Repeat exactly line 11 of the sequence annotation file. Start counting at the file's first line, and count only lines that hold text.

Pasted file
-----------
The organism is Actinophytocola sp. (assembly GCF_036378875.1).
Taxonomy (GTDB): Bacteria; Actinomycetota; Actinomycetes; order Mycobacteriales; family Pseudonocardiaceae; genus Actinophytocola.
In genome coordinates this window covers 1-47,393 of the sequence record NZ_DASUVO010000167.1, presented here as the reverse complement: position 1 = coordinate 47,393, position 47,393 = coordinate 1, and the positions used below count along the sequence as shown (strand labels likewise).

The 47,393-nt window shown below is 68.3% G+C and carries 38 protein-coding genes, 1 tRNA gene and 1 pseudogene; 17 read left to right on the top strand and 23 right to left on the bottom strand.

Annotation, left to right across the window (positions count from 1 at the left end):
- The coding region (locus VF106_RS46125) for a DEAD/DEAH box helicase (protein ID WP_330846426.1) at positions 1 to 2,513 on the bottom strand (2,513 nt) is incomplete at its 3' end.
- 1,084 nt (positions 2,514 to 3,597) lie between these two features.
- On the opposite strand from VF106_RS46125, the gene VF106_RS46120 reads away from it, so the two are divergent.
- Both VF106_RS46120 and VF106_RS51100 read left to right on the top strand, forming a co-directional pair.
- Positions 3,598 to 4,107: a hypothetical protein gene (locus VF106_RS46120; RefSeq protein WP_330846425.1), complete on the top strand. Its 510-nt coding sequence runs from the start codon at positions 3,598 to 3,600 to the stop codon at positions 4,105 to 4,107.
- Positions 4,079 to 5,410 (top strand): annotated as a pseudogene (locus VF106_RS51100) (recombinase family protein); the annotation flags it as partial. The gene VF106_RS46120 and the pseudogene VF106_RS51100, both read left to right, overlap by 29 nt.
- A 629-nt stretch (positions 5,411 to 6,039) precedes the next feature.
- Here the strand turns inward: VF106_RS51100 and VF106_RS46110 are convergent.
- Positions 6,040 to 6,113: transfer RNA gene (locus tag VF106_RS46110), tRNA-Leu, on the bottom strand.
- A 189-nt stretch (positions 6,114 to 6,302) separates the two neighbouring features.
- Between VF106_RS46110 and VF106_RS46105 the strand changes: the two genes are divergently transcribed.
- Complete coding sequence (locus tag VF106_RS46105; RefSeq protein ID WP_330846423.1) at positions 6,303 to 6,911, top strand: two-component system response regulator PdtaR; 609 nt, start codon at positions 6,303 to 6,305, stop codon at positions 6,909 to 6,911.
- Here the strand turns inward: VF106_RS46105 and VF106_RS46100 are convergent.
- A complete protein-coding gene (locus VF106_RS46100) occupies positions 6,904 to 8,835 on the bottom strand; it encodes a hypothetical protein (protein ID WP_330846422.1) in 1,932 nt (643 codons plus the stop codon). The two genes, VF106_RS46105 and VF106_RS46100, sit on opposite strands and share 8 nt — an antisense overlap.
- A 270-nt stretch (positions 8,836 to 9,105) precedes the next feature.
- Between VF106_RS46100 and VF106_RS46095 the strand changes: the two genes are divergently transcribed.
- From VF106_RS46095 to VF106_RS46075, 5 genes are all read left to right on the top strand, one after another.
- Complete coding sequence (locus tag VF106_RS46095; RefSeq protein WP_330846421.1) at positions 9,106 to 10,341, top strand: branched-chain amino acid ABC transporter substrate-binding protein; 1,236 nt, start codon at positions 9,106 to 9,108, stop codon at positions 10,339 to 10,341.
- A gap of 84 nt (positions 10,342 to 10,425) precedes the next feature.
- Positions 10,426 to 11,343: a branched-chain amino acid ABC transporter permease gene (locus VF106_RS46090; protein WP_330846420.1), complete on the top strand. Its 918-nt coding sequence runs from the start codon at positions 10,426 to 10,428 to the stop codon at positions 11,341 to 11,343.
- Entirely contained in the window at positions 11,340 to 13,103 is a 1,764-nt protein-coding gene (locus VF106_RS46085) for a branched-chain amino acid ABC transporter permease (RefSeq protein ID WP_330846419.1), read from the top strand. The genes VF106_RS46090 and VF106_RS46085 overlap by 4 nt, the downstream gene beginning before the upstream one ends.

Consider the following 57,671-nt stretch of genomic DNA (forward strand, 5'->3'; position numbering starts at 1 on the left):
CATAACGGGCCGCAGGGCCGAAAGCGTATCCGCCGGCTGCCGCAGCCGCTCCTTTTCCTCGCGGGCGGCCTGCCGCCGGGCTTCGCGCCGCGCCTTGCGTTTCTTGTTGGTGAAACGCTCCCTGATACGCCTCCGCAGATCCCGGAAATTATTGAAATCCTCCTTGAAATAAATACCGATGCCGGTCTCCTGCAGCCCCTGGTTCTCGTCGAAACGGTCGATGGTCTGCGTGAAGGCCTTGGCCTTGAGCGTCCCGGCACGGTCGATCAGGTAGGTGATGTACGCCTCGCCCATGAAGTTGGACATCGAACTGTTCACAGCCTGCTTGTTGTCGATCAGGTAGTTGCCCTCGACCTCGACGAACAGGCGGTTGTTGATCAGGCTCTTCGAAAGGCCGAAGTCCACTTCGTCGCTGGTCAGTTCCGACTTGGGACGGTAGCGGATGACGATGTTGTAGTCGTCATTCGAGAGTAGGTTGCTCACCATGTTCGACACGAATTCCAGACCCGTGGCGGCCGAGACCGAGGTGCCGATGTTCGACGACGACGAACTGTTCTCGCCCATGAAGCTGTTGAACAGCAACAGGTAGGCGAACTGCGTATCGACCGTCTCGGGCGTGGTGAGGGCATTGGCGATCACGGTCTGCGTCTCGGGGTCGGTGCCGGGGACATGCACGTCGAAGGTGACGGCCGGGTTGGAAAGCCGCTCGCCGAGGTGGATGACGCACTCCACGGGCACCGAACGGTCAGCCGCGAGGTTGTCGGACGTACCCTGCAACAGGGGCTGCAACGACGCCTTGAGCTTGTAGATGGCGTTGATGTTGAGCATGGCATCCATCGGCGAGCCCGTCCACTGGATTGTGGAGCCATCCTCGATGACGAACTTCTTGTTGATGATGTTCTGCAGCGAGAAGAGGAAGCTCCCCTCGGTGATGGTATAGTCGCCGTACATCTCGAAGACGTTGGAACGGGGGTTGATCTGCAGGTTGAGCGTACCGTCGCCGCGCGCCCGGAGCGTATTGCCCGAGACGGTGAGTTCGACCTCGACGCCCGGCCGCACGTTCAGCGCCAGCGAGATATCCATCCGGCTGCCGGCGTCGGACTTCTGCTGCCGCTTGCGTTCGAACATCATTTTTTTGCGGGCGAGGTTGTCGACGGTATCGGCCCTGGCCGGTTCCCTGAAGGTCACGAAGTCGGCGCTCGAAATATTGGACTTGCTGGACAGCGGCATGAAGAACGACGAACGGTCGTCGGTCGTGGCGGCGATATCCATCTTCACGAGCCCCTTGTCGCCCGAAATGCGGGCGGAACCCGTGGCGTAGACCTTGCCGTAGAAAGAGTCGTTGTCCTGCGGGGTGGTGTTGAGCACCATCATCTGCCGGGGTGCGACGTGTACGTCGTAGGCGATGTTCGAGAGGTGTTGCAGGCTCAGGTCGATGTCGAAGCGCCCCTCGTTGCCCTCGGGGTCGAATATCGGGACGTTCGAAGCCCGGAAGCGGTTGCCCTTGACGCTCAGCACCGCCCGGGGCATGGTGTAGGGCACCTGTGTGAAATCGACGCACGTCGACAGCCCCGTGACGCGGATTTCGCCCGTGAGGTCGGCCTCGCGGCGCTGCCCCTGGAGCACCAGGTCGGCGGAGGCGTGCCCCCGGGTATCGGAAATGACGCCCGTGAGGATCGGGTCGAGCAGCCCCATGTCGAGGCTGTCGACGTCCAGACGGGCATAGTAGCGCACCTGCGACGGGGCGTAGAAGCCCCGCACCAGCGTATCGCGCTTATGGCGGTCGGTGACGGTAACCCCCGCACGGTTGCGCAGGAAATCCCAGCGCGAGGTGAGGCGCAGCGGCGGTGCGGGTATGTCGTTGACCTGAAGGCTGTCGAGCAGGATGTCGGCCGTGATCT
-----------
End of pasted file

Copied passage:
- Positions 4,079 to 5,410 (top strand): annotated as a pseudogene (locus VF106_RS51100) (recombinase family protein); the annotation flags it as partial. The gene VF106_RS46120 and the pseudogene VF106_RS51100, both read left to right, overlap by 29 nt.